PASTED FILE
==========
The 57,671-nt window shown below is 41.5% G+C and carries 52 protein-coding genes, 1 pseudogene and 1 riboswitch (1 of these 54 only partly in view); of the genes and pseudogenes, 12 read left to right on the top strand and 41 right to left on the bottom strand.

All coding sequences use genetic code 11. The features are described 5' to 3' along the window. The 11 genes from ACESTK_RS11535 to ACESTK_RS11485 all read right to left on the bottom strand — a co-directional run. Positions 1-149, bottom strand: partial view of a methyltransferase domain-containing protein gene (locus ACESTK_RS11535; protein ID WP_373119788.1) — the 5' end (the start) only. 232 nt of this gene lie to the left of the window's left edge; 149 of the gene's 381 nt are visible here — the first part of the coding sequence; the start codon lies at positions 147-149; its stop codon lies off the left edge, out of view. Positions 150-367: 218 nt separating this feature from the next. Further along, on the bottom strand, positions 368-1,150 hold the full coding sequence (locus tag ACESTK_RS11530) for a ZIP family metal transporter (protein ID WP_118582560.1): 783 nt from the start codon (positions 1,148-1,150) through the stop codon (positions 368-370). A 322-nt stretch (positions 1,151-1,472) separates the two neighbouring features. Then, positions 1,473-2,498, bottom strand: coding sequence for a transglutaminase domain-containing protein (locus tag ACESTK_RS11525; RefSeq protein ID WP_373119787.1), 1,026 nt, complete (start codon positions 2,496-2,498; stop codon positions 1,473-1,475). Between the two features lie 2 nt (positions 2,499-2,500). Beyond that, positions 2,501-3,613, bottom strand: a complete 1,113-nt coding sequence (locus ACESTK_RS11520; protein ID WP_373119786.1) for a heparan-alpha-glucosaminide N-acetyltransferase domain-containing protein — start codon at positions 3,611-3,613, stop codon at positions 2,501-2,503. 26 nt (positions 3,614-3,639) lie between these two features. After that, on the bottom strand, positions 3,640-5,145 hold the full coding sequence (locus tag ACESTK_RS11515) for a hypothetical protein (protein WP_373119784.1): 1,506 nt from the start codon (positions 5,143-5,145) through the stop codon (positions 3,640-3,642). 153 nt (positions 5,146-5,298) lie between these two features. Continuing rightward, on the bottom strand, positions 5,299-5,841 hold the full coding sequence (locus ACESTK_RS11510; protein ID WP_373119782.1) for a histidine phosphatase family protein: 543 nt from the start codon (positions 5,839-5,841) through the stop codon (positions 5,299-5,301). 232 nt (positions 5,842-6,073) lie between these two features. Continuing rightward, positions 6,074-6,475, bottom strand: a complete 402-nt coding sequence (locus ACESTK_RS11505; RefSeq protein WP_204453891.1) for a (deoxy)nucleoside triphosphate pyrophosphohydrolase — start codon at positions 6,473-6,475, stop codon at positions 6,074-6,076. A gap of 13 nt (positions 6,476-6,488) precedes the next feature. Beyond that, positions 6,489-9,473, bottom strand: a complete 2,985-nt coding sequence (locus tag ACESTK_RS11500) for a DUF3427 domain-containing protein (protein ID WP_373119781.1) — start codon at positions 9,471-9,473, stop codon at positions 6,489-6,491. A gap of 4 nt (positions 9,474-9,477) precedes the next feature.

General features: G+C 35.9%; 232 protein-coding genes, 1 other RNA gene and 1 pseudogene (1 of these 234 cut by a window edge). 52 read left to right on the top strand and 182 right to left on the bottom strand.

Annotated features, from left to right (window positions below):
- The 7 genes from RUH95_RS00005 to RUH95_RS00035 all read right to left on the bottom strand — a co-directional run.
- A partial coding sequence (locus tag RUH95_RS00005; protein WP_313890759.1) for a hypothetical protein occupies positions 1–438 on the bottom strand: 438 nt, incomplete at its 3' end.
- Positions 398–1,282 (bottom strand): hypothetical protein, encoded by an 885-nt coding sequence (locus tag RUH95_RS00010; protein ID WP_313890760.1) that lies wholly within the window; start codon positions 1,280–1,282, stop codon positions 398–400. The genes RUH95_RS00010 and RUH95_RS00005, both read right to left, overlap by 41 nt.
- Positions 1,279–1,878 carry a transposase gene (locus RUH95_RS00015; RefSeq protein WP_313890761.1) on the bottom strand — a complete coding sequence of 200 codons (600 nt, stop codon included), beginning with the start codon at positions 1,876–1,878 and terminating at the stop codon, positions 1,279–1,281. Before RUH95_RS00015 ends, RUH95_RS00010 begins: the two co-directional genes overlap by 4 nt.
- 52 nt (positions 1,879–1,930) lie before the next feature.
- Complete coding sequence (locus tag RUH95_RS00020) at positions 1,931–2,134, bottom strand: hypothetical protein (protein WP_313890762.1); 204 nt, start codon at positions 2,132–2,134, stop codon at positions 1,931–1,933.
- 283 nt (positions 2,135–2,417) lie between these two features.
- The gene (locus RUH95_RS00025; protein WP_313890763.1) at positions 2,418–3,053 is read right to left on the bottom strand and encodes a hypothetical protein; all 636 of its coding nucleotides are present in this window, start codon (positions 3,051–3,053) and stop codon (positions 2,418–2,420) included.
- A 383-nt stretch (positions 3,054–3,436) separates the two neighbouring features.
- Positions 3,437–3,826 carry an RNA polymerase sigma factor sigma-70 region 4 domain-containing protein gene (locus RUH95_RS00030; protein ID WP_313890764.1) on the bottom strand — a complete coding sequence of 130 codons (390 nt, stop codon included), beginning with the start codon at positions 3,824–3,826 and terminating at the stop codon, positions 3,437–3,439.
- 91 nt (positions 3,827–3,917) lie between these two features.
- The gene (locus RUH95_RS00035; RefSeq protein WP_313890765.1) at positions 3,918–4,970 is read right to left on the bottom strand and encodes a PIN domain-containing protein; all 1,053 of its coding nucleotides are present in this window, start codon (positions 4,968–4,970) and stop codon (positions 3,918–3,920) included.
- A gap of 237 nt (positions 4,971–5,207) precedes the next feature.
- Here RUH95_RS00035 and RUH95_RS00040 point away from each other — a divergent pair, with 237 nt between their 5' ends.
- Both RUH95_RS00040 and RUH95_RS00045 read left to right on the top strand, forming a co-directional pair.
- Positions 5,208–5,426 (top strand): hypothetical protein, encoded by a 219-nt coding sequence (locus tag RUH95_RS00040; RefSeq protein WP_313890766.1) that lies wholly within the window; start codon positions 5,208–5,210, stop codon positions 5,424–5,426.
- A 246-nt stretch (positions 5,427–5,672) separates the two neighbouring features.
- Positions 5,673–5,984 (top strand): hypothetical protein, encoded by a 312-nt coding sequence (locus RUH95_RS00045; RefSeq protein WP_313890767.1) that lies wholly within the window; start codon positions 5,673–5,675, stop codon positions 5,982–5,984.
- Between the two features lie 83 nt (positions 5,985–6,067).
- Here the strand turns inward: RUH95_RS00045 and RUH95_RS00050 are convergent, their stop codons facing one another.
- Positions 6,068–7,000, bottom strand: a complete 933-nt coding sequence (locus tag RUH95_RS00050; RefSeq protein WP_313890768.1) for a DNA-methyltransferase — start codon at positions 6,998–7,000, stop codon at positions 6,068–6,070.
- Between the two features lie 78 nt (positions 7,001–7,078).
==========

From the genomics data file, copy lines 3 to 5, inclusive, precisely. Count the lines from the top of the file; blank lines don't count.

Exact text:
General features: G+C 35.9%; 232 protein-coding genes, 1 other RNA gene and 1 pseudogene (1 of these 234 cut by a window edge). 52 read left to right on the top strand and 182 right to left on the bottom strand.

Annotated features, from left to right (window positions below):
- The 7 genes from RUH95_RS00005 to RUH95_RS00035 all read right to left on the bottom strand — a co-directional run.